And I was so rejoiced to know it and so comforted by the sense of having done right in casting this last idle reservation away that I was ten times happier than I had been before. I had scarcely thought it a reservation a few hours ago, but now that it was gone I felt as if I understood its nature better.
Next day we went to London. We found our old lodging vacant, and in half an hour were quietly established there, as if we had never gone away. Mr. Woodcourt dined with us to celebrate my darling's birthday, and we were as pleasant as we could be with the great blank among us that Richard's absence naturally made on such an occasion. After that day I was for some weeks--eight or nine as I remember--very much with Caddy, and thus it fell out that I saw less of Ada at this time than any other since we had first come together, except the time of my own illness. She often came to Caddy's, but our function there was to amuse and cheer her, and we did not talk in our usual confidential manner. Whenever I went home at night we were together, but Caddy's rest was broken by pain, and I often remained to nurse her.
With her husband and her poor little mite of a baby to love and their home to strive for, what a good creature Caddy was! So self- denying, so uncomplaining, so anxious to get well on their account, so afraid of giving trouble, and so thoughtful of the unassisted labours of her husband and the comforts of old Mr. Turveydrop; I had never known the best of her until now. And it seemed so curious that her pale face and helpless figure should be lying there day after day where dancing was the business of life, where the kit and the apprentices began early every morning in the ball- room, and where the untidy little boy waltzed by himself in the kitchen all the afternoon.
At Caddy's request I took the supreme direction of her apartment, trimmed it up, and pushed her, couch and all, into a lighter and more airy and more cheerful corner than she had yet occupied; then, every day, when we were in our neatest array, I used to lay my small small namesake in her arms and sit down to chat or work or read to her. It was at one of the first of these quiet times that I told Caddy about Bleak House.
We had other visitors besides Ada. First of all we had Prince, who in his hurried intervals of teaching used to come softly in and sit softly down, with a face of loving anxiety for Caddy and the very little child. Whatever Caddy's condition really was, she never failed to declare to Prince that she was all but well--which I, heaven forgive me, never failed to confirm. This would put Prince in such good spirits that he would sometimes take the kit from his pocket and play a chord or two to astonish the baby, which I never knew it to do in the least degree, for my tiny namesake never noticed it at all.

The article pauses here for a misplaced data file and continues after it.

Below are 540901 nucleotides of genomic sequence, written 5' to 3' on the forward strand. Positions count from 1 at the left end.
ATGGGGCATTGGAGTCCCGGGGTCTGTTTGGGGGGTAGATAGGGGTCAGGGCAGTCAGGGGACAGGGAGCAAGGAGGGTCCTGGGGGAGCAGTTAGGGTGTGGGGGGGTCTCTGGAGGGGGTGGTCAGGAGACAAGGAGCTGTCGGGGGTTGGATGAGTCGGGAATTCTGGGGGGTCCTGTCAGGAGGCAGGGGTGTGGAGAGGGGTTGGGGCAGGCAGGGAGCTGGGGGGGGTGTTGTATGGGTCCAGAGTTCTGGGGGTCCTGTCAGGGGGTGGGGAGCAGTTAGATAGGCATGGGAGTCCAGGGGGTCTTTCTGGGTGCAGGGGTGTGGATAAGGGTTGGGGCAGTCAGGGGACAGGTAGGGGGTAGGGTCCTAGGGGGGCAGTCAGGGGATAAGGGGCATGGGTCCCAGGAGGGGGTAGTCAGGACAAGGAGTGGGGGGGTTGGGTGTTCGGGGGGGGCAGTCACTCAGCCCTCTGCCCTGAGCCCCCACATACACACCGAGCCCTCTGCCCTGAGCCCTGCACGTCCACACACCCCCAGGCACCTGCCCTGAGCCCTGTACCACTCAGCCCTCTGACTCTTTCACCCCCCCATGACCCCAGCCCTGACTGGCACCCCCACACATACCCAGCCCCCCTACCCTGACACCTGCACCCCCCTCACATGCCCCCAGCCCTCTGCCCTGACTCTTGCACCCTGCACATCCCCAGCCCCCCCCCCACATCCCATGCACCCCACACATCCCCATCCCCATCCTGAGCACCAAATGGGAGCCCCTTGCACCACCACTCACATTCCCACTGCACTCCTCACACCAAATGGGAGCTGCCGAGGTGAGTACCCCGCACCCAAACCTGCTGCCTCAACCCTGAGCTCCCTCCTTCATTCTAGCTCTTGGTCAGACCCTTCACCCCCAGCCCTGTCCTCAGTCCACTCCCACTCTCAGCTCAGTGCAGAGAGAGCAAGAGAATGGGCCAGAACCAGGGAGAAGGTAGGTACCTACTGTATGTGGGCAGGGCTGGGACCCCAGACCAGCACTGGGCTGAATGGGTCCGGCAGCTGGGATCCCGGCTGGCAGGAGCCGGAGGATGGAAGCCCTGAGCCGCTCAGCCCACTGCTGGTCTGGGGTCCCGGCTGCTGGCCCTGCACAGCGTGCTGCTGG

Then there was Mrs. Jellyby. She would come occasionally, with her usual distraught manner, and sit calmly looking miles beyond her grandchild as if her attention were absorbed by a young Borrioboolan on its native shores. As bright-eyed as ever, as serene, and as untidy, she would say, "Well, Caddy, child, and how do you do to-day?" And then would sit amiably smiling and taking no notice of the reply or would sweetly glide off into a calculation of the number of letters she had lately received and answered or of the coffee-bearing power of Borrioboola-Gha. This she would always do with a serene contempt for our limited sphere of action, not to be disguised.
Then there was old Mr. Turveydrop, who was from morning to night and from night to morning the subject of innumerable precautions. If the baby cried, it was nearly stifled lest the noise should make him uncomfortable. If the fire wanted stirring in the night, it was surreptitiously done lest his rest should be broken. If Caddy required any little comfort that the house contained, she first carefully discussed whether he was likely to require it too. In return for this consideration he would come into the room once a day, all but blessing it--showing a condescension, and a patronage, and a grace of manner in dispensing the light of his high- shouldered presence from which I might have supposed him (if I had not known better) to have been the benefactor of Caddy's life.